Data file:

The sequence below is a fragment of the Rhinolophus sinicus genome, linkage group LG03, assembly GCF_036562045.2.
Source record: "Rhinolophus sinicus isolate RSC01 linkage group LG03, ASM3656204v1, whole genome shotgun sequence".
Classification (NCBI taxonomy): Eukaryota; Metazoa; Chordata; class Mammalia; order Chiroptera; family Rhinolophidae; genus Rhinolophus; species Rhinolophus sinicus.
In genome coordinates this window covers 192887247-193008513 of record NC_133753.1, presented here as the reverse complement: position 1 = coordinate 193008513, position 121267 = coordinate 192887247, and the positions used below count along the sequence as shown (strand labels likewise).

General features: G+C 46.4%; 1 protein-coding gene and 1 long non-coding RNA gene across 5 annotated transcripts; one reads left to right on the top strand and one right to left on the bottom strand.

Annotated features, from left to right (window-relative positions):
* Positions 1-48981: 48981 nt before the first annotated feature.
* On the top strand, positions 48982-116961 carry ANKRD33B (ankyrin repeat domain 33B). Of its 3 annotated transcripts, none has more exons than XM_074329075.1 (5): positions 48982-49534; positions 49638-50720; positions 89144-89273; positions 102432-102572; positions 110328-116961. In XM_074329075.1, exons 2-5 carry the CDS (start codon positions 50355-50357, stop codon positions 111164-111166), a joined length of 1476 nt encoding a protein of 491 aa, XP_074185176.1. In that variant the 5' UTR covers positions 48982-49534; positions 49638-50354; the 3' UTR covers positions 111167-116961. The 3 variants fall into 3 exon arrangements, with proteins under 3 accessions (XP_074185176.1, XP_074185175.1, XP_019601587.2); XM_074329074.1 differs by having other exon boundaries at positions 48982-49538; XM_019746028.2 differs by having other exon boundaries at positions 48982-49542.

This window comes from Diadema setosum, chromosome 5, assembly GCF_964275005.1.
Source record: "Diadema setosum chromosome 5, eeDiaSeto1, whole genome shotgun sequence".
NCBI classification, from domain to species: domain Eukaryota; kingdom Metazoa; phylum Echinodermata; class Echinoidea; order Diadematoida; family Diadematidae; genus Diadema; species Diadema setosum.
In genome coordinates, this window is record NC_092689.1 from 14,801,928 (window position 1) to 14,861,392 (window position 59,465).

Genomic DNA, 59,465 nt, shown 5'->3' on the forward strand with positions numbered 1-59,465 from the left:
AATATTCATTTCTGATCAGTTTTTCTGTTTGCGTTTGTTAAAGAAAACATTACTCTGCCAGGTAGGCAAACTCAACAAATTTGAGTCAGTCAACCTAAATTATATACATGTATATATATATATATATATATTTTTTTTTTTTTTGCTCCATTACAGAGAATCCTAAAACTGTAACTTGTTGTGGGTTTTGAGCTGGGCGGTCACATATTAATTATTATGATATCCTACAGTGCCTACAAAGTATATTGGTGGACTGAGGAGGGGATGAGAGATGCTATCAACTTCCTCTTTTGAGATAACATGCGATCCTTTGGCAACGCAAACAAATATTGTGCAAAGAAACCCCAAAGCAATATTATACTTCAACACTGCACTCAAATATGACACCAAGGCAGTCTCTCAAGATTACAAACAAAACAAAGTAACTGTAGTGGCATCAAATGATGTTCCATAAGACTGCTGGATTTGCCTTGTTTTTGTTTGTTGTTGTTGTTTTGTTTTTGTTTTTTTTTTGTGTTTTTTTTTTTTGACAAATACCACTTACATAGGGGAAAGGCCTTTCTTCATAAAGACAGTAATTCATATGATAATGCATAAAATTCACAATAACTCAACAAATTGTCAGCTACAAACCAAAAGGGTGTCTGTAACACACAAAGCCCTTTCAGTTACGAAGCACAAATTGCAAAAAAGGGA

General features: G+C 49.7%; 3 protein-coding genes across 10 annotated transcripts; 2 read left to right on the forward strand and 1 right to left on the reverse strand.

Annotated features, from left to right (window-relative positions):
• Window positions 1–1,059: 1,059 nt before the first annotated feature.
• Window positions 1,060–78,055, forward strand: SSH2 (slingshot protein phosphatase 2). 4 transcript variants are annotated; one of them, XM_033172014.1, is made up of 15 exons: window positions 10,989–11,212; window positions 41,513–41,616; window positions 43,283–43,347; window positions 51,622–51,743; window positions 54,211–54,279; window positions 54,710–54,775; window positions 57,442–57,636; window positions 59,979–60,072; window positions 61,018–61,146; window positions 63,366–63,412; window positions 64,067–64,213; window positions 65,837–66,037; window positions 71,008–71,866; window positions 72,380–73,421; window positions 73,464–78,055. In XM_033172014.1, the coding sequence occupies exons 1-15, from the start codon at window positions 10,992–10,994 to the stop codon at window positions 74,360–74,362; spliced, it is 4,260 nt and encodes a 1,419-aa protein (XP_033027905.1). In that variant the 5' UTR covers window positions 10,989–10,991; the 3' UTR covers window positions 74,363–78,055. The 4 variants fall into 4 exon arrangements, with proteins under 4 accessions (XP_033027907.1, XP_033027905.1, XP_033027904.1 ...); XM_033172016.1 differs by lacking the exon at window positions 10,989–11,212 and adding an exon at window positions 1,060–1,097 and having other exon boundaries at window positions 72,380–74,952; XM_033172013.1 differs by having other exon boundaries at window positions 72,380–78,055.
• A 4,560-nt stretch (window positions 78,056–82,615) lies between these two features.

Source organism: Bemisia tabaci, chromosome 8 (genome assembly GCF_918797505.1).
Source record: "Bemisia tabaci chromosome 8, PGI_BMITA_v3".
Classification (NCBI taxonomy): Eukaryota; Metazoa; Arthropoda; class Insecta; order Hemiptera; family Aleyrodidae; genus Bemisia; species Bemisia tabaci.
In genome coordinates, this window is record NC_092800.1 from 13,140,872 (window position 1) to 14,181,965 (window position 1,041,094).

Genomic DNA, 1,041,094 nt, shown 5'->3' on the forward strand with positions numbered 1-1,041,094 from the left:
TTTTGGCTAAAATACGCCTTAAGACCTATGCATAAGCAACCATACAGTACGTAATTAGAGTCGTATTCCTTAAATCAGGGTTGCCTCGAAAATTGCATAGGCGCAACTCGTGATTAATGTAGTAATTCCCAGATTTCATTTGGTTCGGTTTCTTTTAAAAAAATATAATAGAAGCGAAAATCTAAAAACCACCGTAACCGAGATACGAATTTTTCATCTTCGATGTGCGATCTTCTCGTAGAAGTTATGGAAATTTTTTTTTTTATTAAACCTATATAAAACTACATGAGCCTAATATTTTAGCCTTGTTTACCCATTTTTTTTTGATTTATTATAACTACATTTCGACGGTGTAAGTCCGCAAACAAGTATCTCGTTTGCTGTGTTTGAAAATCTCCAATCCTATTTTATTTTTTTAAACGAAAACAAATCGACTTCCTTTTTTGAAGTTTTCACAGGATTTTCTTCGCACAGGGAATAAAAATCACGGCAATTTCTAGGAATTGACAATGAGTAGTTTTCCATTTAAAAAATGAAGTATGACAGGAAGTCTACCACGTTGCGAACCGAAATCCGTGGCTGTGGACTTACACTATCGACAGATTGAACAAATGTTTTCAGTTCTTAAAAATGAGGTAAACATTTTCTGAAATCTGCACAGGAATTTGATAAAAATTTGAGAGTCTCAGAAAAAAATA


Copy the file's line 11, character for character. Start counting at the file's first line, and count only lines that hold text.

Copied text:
NCBI classification, from domain to species: domain Eukaryota; kingdom Metazoa; phylum Echinodermata; class Echinoidea; order Diadematoida; family Diadematidae; genus Diadema; species Diadema setosum.